We all tend to spend a little more than we should during the holidays, even when the economy isn’t so great. Maybe we were frivolous, maybe we just wanted some happiness after a tough year. Whatever the reason, reality sets in during the first month of the year and, suddenly, the splurging is no longer fun. Here are some ways to help you recover financially after the holidays.
Go on a Money Diet
Consider cutting all unnecessary spending and reduce the amount you normally spend on things. Stick to simple, low-cost meals, brown bag your work lunch, make your own coffee, carpool to save money on gas and find free ways to entertain yourself. It might be tough at first but, if you do this for a month, you may discover you need less than you originally thought.
Come up with a budget for all of your spending. Review your current habits and evaluate whether you can make any improvements. Create specific weekly budgets for food, gas, personal items and entertainment. Go a step further and take out the allotted amount of cash and put it in labelled envelopes so that you are not tempted to go over by using your debit or credit card.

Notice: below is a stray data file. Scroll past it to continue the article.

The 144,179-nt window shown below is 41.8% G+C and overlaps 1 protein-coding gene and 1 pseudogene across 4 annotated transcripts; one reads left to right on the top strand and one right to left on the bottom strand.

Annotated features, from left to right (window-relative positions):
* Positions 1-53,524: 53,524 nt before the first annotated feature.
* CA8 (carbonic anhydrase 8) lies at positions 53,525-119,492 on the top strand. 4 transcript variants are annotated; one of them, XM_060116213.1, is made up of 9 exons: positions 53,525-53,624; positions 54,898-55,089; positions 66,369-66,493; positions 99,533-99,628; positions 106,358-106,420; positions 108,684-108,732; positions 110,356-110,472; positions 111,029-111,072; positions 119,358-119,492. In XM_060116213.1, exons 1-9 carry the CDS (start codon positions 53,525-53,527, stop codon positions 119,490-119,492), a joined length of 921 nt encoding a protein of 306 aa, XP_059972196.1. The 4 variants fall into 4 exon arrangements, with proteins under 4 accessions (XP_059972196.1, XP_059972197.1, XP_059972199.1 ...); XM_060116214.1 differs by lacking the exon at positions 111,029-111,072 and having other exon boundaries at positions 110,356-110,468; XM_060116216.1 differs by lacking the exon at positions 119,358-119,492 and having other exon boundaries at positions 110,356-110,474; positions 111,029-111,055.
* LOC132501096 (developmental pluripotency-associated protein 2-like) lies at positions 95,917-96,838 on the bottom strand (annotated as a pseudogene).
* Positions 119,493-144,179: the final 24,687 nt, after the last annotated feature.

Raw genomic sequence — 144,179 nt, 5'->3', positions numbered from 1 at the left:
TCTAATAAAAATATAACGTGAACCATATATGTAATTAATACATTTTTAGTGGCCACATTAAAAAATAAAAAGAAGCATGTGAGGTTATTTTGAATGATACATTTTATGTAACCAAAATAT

Stick to a Plan
Set clear financial goals for 2014 and develop a strategy for success. Target the credit card with the highest interest and find a way to pay it off – even if it means picking up a part-time job or selling items on eBay or Craigslist that you no longer need. If you are struggling to save money, set up your bank account to put a small amount into savings every day. You probably won’t even notice the money is gone but it will add up. Review your credit report and address any errors, then look at ways in which you can improve your score.
Explore Your Options
If you have a lot of debt or your credit cards have a high interest rate, consider looking into ways that you could either transfer your balance to a card with lower interest or if you can consolidate all of your debts into one monthly payment.
Financial stress can wreak havoc on your health, relationships and sanity. Commit to finding ways of getting things under control so that you don’t waste any more time worrying.